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Team Malhar, students of Water Policy and Governance (WPG) and alumni of Tata Institute of Social Science, Mumbai in partnership with RRA Network proudly present the third annual session of "WATER TALK SERIES" on 7th September, 2019 at TISS, Mumbai

September 7, 2019 9:30AM - September 7, 2019 5:30PM
September 6, 2019 12:30PM

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Mitul Baruah from Ashoka University narrates personal experiences of people affected by floods in Majuli, Assam.

Floods are an annual phenomenon in Assam. They are as integral to the state as the Brahmaputra River is, and each monsoon, we are reminded that Assam exists (or is drowning). As I write this piece, Assam is slowly recovering from the first wave of flood this monsoon.

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Magsaysay award winner & founder-editor of PARI, P Sainath analyses India's water scarcity, the agrarian crisis & farmer suicides, before asking: what can we do about it?

P Sainath has been documenting stories from rural India for over three decades now. He is the founder-editor of People's Archive of Rural India (PARI), a digital archive dedicated to people whose voices and stories don't always find space in mainstream media. Sainath previously covered the rural beat at The Hindu, and his on ground reportage has drawn significant attention to the country’s farmers and the challenges they face.

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A million recharge wells for Bangalore

Vishwanath Srikantaiah, popularly known as the 'Rainman', has been in the news recently for his ambitious project to build one million recharge wells in Bengaluru. Given the dire situation we find ourselves in vis-à-vis water, the initiative could not have come at a better time.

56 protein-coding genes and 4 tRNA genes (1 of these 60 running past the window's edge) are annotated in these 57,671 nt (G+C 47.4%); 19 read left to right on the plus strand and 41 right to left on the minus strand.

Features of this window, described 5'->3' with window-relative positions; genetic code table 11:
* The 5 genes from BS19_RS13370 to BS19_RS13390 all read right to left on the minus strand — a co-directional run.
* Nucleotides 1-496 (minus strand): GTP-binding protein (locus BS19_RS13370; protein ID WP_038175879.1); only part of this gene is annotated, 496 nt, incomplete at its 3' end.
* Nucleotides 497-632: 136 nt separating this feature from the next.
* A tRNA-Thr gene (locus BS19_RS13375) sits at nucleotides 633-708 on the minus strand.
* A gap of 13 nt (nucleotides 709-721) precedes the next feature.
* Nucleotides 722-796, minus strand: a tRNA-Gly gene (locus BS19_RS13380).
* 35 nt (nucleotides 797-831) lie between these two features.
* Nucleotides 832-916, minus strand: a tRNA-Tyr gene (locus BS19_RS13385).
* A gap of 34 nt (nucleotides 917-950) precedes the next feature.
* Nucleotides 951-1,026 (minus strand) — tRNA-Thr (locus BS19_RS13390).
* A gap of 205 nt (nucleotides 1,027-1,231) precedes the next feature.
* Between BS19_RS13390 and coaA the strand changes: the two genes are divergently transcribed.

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Collective action games trigger conversations around the nature of the invisible and immeasurable common pool resource - groundwater.

India is, by far, the world’s largest groundwater economy. India’s annual withdrawal of fresh groundwater (253 Billion Cubic Metres in 2013) amounts to one fourth of the global total and is more than that of China and the US combined. Over 80% of water extracted is used in agriculture. The share of tubewells in net irrigated area rose from a mere 1% in 1960-61 to over 40% in 2013-14.

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Centre for Water Resources Development and Management (CWRDM) is organizing the Indian National Groundwater Conference (INGWC-2020) to discuss 'Groundwater Resources Management for Sustainable Development with the Special Emphasis on Coastal and Urban Environment’ at CWRDM, Kozhikode, Kerala, India dur

February 18, 2020 12:00PM - February 20, 2020 12:00PM
February 17, 2020 12:00PM

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A young college graduate shares his experience working with Tata Trusts in Assam on water issues.